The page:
Common Purple Lilac

Syringa vulgaris

If you want to enjoy beautiful purple flowers, make sure to plant a captivating lilac in your yard. There is something extraordinary about having the scent of the Common Purple lilac (Syringa vulgaris) drifting through a landscape. When you are ready to have this specimen for your next project, make sure to contact the team at Arbor Valley Nursery.

Common Purple Lilac Attributes

This variety is one of the best lilac bushes in the industry. Most of those other varieties can trace their roots to the Syringa vulgaris. The large fragrant flowers provide vibrant spring color. Those clusters form at the branch tips during the middle of spring. When placed against the dark green, heart-shaped leaves, these flowers are the perfect contrasting element. Those panicles of fragrant flowers can be cut to bring color into your indoor space. The heart-shaped leaves turn a bluish-green color in the summer. The Common Purple lilac shines in the spring, and there is no appreciable fall color.

Common Purple Lilac



  • Plant Type: Flowering shrub‚Äč
  • Watering Needs: Moderate
  • Botanical Pronunciation: sih-REEN-gah vul-GAIR-kiss
  • Deciduous/evergreen: Deciduous
  • Growth rate: Moderate
  • Average landscape size: Reaches 12 feet tall and 10 feet wide
  • Special features: Fragrant and colorful flowers
  • Foliage color: Green
  • Blooms: Mid-spring
  • Flower color: Purple
  • Flower attributes: Fragrant flowers that can be used for cuttings
  • Garden style: Rustic, cottage
  • Design Ideas: Place this shrub wherever you want to enjoy beautiful blooms and fragrant scents. Makes a perfect border or privacy screen.
  • Companion Plants: Maiden grass, juniper, and coneflower

Common Purple Lilac Landscape Uses

When you are planting this lilac in your yard, make sure to give it plenty of room to grow. There are other varieties of smaller lilacs that will be a better choice for those tight spots. The Common Purple lilac develops into a large rounded deciduous shrub. You can use this lilac as a screening plant or untrimmed hedge.

Consider adding a few lilacs to that area when you want a focal point near a patio or window. Not only will the Syringa vulgaris present a great appearance, but it will have a pleasant scent throughout the spring.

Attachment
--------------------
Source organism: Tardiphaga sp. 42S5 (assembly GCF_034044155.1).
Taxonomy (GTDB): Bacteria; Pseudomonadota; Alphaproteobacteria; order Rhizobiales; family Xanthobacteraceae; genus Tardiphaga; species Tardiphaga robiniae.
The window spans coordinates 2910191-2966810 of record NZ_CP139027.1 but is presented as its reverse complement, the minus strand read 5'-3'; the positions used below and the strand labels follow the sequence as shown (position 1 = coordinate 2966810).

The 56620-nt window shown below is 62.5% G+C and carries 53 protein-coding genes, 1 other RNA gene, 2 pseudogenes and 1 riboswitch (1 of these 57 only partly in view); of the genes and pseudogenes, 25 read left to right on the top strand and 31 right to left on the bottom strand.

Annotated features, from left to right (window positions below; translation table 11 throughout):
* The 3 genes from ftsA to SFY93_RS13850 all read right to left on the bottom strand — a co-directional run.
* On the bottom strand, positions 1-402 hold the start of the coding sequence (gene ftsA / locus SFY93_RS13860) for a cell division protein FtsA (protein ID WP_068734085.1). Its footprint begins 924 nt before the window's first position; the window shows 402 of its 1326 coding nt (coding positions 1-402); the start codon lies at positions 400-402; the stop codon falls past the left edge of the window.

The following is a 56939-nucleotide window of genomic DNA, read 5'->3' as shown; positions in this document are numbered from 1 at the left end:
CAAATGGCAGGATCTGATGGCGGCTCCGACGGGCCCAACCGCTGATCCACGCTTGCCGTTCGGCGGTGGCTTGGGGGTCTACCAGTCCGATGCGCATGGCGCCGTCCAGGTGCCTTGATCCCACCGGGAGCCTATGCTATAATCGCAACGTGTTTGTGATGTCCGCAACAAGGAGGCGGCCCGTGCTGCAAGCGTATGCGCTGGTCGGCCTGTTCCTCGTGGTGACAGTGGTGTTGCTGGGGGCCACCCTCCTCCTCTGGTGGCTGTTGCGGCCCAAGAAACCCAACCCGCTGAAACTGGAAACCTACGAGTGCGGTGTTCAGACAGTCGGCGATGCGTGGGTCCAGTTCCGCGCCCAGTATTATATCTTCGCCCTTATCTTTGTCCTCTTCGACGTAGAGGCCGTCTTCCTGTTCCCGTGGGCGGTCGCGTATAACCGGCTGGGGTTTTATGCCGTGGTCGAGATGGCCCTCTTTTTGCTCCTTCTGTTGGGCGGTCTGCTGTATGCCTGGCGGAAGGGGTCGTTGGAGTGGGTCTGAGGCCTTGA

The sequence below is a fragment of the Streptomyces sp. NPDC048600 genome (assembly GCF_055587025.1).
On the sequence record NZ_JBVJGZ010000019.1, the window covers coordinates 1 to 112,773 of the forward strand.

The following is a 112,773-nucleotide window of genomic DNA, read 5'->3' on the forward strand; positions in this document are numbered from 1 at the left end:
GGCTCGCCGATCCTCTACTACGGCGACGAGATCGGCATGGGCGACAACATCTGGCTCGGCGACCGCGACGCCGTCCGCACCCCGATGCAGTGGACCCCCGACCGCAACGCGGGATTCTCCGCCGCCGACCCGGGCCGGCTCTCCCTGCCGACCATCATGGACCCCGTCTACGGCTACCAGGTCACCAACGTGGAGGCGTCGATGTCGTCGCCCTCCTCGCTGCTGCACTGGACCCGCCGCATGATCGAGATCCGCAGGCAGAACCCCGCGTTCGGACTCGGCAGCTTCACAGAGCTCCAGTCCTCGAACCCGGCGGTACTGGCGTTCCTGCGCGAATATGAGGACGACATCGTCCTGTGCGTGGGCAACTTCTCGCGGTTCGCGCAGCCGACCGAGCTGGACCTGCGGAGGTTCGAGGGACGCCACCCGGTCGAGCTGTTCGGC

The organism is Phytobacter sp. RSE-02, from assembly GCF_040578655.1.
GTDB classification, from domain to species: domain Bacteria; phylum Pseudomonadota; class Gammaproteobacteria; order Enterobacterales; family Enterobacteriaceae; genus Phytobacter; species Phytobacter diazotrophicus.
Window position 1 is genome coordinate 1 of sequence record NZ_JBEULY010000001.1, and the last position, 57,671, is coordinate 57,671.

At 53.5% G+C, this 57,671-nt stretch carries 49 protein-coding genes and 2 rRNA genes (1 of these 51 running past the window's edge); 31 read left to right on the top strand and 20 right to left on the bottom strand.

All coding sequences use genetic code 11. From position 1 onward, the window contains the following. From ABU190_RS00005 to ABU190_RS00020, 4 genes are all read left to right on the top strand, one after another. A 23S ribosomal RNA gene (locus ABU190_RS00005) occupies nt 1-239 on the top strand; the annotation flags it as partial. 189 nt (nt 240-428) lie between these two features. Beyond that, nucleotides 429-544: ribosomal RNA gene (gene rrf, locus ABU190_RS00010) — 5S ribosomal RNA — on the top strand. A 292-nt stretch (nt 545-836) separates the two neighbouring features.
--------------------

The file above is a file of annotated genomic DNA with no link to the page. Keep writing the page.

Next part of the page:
You might want to use these lilacs as a natural fence or add them to spaces where you want a little privacy. The Common Purple lilac is perfect for those larger landscapes. Mix in these lilacs with front-facing plants for an exceptional shelterbelt or windbreak. Younger plants can break snow and wind. When they mature, the Common Purple lilac softens the look of spaces when mixed with other trees.

If you want to create a natural grouping, add an odd number of the Syringa vulgaris. A triangular planting or staggered row is the best way to give your yard a more naturalized look. A zig-zag pattern is an ideal way to provide a backdrop to a perennial or mixed shrub border.

Common Purple Lilac Planting and Care

The Common Purple lilac grows in USDA zones 3 to 7. You can plant them from the early spring to the late fall. The area where you plant them does matter, and you want to make sure it drains well. If that spot tends to puddle, simply add a mound before placing the lilac in that area. A mound of a few inches should be sufficient. Lilacs don’t tolerate wet soils.

If you want to have an exceptional spring bloom, make sure to prune right after the flowers have blossomed for the spring. As the flowers fade, trim them so that new growth can develop for the next growing season. A late trim often eliminates potential flowers for the following spring.

Any Common Purple lilac that has been in your yard for over a decade should have a renewal pruning. With that, you cut after the flowers have faded. Make sure to cut the oldest and thickest branches down to the ground. The younger branches will keep your plant healthy and vibrant.

The blooms are one of the best features of this plant, and you want to make sure that you do everything right to promote growth. Plant your lilacs in an area where they will get direct sunshine. It is important to keep lawn fertilizer away from the roots. Nitrogen can help it produce greener foliage, but it can be detrimental to the bloom development.

Bring This Classic Lilac Home!

Syringa vulgaris

If you want to bring a classic shrub to your landscape, make sure to choose the Common Purple lilac. In the spring, this plant is a showstopper with its fragrant blooms and purple color. Even in the summer, it continues to delight with the soft green foliage. Arbor Valley Nursery can help you get this specimen for your yard.

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